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Dredd 3D review roundup

Now that Dredd 3D is out, the critics have spoken, but the audience ratings are suspiciously higher. I've rounded up key sections from the reviews of 10 top critics (click their names for the full review), but it's also important that you, the viewers and die-hard 2000 AD fans, also throw in your two cents by giving us your review below.

If you want an even shorter review roundup, here are a few major points that we can take away from the reviews of the film critics:

  1. Dredd 3D is way better than Sylvester Stallone's 1995 movie Judge Dredd.
  2. The visual effects of Dredd 3D, especially the slow-motion sequences, are phenomenal, and spaced nicely throughout the film.
  3. Dredd 3D is extremely dark, bleak, grim, sinister, and [insert synonym].
  4. Karl Urban is not relied upon for too much "acting".
  5. Whether or not the story is outdated seems to be a major concern.
  6. It's entertaining, but an extremely average film.


Here are the reviews:

Loved It

James Rocchi - MSN Movies

Score: 4 out of 5 stars

There is, to be sure, nothing new under the sun in "Dredd 3D," director Pete Travis' take on the British comic-book futuristic supercop; at the same time, the film's near-perfect understanding of the tone of both the source material and itself makes it a high-octane heavy-gloss ugly-pretty adrenaline rush far easier to enjoy than you'd think.

Thought It Was Okay

Claudia Puig - USA Today

Score: 2.5 out of 4 stars

Garish, funny and cartoonishly violent are not terms generally associated with post-apocalyptic action films. But Dredd 3D has a likeable self-mocking streak and its limited dialogue, by novelist/screenwriter [Alex Garland, makes it a tersely comic futuristic thriller, better than 1995's dreadful Judge Dredd starring Sylvester Stallone.

Sean O'Connell - Washington Post

Score: 3 out of 4 stars

Good news, Judge Dredd fans. Pete Travis’s savage interpretation of John Wagner’s futuristic law enforcer adheres to the character’s grim graphic-novel roots and proves far superior to the corny misfire attempted by Sylvester Stallone back in 1995. This, finally, is the Dredd movie comic book readers have been anticipating.

Dreadful news, Dredd fans. If you also caught Gareth Evans’s like-minded Indonesian thriller “The Raid: Redemption” earlier this year, then “Dredd 3D” will strike you as derivative.

Peter Hartlaub - San Francisco Chronicle

Score: 3 out of 4 stars

Don't think about it too much - screenwriter Alex Garland certainly didn't. Instead he focuses on the bleak tone, simplicity of character and cathartic violence of the comic strip source material. The result is a B-movie success - and the rare superhero film that revels in its carnage instead of stifling it for a PG-13 rating.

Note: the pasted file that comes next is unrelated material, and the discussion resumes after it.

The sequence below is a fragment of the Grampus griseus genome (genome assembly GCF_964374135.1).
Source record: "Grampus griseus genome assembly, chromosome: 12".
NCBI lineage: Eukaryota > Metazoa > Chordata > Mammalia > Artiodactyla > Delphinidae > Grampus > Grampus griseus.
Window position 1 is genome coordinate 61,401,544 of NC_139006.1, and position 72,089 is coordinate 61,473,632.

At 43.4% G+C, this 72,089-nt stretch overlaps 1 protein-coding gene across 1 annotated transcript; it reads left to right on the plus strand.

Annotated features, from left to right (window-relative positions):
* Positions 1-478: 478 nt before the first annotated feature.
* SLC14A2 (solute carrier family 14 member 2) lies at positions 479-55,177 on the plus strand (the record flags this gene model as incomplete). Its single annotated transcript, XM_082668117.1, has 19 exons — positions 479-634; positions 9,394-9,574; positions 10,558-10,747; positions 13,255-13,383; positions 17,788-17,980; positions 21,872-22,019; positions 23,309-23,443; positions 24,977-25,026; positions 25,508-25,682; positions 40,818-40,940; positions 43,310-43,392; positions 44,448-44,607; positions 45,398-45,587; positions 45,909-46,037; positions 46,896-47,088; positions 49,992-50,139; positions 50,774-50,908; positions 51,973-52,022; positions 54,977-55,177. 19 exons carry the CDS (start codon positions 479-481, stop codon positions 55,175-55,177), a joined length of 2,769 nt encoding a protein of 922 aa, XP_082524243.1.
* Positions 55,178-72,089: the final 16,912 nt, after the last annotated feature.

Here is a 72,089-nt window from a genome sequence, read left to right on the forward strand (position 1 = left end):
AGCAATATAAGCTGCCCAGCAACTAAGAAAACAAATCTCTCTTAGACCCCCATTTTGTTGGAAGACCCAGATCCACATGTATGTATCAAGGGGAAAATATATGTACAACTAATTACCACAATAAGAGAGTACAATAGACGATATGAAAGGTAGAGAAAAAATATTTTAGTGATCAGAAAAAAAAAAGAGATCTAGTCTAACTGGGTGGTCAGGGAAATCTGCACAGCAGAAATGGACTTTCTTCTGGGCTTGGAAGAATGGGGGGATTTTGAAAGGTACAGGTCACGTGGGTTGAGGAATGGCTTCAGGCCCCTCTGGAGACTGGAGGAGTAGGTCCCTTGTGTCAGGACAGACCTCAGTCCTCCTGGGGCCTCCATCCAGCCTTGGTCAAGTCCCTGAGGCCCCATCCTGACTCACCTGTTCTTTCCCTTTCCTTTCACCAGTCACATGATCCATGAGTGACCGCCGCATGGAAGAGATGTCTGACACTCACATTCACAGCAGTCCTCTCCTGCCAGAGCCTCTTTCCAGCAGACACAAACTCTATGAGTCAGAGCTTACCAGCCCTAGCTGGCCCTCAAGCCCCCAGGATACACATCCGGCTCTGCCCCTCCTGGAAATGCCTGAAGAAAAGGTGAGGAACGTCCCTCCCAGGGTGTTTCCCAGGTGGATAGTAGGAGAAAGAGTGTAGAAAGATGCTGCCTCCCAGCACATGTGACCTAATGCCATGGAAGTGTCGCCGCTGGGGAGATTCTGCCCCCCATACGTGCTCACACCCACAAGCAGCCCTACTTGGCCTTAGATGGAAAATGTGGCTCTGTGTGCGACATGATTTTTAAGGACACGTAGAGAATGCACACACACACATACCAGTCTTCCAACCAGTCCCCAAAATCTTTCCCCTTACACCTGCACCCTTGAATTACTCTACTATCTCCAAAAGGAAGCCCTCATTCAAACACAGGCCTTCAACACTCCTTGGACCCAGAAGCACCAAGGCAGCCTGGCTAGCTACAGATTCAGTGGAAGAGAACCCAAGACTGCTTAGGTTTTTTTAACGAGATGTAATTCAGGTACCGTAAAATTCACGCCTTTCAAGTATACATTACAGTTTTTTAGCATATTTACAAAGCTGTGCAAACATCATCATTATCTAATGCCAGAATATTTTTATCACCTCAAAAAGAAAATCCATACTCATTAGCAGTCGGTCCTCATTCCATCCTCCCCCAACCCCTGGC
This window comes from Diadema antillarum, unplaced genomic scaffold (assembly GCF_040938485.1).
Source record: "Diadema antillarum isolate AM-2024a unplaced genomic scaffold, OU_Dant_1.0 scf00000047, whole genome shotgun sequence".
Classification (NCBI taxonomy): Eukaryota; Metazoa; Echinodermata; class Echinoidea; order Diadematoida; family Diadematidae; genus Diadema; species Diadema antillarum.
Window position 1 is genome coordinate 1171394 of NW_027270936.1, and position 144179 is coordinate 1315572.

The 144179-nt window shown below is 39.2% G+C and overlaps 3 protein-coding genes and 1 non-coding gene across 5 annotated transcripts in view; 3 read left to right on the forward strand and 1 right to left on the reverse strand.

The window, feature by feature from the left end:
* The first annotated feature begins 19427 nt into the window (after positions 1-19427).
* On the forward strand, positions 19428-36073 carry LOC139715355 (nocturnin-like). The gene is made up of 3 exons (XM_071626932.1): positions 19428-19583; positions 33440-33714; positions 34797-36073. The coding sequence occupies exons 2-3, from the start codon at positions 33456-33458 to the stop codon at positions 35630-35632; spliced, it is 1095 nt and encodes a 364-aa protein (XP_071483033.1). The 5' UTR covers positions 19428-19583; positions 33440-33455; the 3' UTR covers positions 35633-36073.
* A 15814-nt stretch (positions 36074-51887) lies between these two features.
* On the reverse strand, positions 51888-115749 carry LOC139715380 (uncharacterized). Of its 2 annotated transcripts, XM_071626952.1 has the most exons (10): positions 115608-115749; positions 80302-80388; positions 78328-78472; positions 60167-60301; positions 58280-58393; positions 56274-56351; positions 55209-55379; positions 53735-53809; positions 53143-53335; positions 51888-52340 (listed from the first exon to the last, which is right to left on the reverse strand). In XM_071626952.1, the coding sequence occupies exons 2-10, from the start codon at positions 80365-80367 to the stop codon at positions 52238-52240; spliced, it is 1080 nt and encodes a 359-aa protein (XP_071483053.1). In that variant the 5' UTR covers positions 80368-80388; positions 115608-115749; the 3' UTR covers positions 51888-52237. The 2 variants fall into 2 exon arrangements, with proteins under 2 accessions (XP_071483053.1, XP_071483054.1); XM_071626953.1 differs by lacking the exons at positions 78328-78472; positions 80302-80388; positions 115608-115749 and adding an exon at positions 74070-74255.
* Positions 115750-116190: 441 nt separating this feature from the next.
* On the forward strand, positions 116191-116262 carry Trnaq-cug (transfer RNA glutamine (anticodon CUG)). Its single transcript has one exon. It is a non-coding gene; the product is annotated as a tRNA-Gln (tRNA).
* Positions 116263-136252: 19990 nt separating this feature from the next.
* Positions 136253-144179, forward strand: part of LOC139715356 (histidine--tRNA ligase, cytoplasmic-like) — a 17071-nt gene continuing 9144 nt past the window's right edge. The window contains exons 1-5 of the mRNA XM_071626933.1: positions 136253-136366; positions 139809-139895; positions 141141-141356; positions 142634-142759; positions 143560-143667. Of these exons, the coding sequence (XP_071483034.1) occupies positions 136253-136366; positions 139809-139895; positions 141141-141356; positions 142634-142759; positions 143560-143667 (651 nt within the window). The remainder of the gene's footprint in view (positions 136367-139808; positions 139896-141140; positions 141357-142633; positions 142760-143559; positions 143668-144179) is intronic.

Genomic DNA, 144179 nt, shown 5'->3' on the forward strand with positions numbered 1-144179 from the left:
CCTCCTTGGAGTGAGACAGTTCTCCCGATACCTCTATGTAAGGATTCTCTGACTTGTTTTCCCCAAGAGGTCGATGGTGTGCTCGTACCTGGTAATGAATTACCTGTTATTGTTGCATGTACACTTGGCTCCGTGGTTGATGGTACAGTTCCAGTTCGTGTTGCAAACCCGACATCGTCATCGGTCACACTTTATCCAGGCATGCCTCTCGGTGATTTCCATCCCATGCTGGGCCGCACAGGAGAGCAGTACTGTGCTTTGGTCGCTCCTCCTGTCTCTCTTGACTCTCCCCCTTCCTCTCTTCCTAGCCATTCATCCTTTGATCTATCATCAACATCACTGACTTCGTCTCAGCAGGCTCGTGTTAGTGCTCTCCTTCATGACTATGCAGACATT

Christy Lemire - Associated Press

Score: 3 out of 4 stars

The visceral visuals, shot in 3-D by Oscar-winning "Slumdog Millionaire" cinematographer and frequent Lars Von Trier collaborator Anthony Dod Mantle, feature extreme close-ups and sequences of super-cool slow-motion photography, which wisely are spread sparingly throughout the course of the picture. A guy doesn't just get shot in the face - we see the bullet enter his mouth and send blood spurting out his cheek through the screen in such deliberate, distinct fashion, you can practically count the drops.

Mark Olsen - L.A. Times

Score: 2.5 out of 5 stars

Smartly cast and with a sharp team behind the scenes, there is no good reason why "Dredd 3D" is such a clunk-headed action picture. That "Dredd's" cinematography is one of its strongest assets speaks to the film's larger problems — the parts and pieces just don't have the total impact they should, like a punch sailing helplessly through the air rather than forcefully smacking its target.

Frank Lovece - Newsday

Score: 2 out of 4 stars

The film's one believably human scene involves Anderson meeting the family of a murderous gang member she's killed. Otherwise, it's all tough-guy talk and humorless cynicism -- which is odd since the comics feature, running since 1977 in the weekly anthology "2000 AD," is largely a satire of this kind of story, with deliberately over-the-top attitudes that anticipated the satirical violence and societal corporatization of "RoboCop" (1987). This by-the-numbers movie, however, seems the product of RoboFilmmakers.

Tom Russo - Boston Globe

Score: 2 out of 4 stars

We get mesmerizingly grisly 3-D looks at bullets shredding facial flesh, among other impossibly drawn-out images of punks meeting their doom. If only the villainy or the tone here were half as crazy. Not every dystopian comic book movie needs to play like “The Dark Knight Rises” these days. A bit of “RoboCop” screwiness would be OK, too.

Hated It

Kyle Smith - New York Post

Score: 1 out of 4 stars

My notes are as follows: “Shoot bad guy.” “Shoot bad guy.” “Shoot bad guy.” There’s a climactic confrontation with Ma-Ma that isn’t very climactic, and some corrupt judges work against our heroes, but it’s hard to care which faceless authoritarian maniac shoots which faceless authoritarian maniac. All I wanted to do was escape from this aggressively ugly world and its equally unattractive characters. It’s not that the movie is in bad taste or cheesy (though it is) but that all of its hyperviolence adds up to nothing: This thing is dedd.

Manohla Dargis - New York Times

Score: 2 out of 5 stars

Karl Urban, his face almost completely obscured by Dredd’s mask, plays the monosyllabic hero who’s cop, judge, jury and trigger-happy executioner in one expressionless package. Guns are fired; viscera squishes, squirts and sprays in 3-D and sometimes in slow motion. Every so often there’s a suggestion that a police state may actually be a lousy idea, but this thought dies even faster than the disposable characters.

Wikian Reviews

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